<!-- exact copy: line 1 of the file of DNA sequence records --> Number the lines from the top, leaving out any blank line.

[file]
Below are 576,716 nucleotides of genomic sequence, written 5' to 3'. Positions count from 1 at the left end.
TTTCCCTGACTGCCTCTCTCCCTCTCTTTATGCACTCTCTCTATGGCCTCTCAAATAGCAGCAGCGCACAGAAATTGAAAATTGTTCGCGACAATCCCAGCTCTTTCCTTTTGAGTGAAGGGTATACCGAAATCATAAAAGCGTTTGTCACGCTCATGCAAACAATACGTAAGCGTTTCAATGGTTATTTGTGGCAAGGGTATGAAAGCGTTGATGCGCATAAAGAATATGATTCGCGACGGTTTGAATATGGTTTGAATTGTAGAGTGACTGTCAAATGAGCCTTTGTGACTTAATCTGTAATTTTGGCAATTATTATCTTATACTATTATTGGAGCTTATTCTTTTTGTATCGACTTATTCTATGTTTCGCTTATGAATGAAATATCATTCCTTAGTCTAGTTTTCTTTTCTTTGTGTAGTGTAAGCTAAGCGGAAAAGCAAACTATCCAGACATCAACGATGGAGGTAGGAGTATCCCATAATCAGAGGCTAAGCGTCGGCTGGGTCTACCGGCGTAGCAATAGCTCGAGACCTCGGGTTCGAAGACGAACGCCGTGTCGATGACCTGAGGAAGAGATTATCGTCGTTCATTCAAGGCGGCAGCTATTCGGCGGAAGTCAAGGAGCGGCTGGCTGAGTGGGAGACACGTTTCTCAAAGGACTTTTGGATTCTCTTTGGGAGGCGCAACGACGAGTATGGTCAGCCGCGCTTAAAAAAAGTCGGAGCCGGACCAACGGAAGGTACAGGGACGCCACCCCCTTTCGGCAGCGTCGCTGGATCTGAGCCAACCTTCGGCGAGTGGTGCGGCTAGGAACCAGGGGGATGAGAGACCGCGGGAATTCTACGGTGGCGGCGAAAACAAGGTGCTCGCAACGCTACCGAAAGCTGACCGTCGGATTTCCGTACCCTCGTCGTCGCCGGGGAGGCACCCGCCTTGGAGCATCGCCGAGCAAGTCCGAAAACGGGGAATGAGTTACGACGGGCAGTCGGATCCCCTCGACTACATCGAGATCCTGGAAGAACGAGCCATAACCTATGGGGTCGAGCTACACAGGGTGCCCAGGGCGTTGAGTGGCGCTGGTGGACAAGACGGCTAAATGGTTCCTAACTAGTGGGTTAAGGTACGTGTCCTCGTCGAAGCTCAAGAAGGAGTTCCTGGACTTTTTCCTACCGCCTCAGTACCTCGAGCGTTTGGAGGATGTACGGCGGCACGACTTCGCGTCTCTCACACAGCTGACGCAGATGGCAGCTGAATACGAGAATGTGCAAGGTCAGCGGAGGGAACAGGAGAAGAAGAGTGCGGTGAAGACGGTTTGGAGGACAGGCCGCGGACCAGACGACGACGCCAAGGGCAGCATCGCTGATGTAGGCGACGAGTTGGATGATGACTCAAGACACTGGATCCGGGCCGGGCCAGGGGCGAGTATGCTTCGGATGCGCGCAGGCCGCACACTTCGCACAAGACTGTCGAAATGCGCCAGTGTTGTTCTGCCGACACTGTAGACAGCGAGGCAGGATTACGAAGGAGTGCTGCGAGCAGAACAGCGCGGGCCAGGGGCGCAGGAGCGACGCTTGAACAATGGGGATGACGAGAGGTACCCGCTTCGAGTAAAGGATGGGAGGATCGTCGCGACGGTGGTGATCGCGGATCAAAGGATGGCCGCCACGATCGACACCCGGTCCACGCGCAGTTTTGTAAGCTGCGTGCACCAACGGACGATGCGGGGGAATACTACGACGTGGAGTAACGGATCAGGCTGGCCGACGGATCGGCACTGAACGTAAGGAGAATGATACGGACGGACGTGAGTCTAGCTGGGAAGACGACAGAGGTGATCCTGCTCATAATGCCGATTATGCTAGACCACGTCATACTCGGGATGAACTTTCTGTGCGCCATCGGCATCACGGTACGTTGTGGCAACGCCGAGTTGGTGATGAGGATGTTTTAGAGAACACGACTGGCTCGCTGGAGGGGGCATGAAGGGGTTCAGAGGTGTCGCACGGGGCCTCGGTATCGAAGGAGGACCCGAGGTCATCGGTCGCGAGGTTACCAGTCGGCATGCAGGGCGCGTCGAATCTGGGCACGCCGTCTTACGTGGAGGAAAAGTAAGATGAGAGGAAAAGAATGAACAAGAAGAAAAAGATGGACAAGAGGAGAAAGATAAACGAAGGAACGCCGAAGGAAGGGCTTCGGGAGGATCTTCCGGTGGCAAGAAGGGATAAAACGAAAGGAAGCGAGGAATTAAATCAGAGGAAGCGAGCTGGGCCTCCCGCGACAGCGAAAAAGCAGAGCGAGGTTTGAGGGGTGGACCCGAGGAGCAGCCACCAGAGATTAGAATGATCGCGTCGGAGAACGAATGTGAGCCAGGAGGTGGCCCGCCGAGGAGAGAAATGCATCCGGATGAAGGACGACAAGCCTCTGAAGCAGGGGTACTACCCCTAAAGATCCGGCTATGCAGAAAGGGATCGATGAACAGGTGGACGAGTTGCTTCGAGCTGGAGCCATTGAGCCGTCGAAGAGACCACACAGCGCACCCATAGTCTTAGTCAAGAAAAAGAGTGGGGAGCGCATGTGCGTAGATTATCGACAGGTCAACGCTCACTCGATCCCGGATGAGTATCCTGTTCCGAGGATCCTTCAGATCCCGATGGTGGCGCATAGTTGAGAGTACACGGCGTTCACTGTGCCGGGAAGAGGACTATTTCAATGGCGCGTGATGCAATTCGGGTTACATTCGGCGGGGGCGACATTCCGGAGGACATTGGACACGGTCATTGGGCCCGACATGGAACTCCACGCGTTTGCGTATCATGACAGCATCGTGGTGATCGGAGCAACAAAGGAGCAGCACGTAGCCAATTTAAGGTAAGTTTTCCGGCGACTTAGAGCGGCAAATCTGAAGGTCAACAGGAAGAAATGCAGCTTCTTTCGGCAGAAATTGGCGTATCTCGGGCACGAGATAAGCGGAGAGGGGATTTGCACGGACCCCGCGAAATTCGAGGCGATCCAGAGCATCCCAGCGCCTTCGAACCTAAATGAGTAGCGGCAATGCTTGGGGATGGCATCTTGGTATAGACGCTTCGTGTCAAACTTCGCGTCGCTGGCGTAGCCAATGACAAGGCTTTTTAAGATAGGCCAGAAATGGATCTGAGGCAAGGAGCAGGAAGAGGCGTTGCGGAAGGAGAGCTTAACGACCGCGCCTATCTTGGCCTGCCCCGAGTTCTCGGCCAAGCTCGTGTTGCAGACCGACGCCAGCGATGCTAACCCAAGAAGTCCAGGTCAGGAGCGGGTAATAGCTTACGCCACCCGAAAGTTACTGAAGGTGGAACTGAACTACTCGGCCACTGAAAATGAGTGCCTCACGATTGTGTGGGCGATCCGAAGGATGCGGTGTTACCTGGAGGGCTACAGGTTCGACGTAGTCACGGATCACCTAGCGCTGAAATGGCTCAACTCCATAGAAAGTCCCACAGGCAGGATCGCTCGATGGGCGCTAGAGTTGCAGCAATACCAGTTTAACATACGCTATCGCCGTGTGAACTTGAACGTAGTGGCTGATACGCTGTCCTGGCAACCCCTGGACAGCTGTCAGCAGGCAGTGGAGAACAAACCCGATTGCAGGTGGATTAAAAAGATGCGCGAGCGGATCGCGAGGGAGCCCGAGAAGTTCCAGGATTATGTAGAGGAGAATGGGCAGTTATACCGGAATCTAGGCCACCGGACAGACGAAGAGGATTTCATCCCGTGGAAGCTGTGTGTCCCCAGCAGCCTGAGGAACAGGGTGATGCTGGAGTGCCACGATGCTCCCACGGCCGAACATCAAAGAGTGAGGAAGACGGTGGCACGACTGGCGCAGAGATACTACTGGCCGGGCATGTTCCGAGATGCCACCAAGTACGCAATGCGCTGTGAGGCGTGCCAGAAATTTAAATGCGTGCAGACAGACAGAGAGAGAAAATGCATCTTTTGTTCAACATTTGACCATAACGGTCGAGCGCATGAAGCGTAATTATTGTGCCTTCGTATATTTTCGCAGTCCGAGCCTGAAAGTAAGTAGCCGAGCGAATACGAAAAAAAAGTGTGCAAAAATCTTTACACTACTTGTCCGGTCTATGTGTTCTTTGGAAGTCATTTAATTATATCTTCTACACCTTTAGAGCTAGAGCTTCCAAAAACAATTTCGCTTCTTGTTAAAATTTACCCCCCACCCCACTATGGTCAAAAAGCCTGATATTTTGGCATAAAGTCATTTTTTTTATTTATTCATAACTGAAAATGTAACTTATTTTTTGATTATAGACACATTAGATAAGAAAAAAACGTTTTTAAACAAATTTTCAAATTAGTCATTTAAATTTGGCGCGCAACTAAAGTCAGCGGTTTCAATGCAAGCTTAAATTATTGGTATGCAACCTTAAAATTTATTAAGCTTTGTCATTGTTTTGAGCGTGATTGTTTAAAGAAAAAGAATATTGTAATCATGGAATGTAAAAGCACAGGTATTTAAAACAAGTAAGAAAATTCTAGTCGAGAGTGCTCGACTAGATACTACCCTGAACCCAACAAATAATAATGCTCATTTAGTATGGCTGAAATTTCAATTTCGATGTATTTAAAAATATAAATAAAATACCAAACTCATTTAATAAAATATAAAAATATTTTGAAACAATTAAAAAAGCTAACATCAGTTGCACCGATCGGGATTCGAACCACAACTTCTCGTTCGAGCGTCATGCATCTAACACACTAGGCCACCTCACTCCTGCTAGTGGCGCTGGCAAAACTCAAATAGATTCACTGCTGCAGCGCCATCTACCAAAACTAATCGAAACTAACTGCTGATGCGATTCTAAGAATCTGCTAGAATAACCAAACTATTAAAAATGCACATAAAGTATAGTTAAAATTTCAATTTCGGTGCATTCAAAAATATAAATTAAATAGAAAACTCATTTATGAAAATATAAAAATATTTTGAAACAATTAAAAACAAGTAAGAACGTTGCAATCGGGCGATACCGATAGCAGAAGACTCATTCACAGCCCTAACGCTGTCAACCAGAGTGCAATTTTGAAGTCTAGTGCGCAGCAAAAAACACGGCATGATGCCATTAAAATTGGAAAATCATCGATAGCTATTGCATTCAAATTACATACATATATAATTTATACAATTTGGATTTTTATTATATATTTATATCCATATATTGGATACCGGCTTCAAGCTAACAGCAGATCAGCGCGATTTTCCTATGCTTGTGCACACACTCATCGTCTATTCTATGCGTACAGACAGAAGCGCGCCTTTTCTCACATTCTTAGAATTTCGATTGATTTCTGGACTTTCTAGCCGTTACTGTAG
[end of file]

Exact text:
Below are 576,716 nucleotides of genomic sequence, written 5' to 3'. Positions count from 1 at the left end.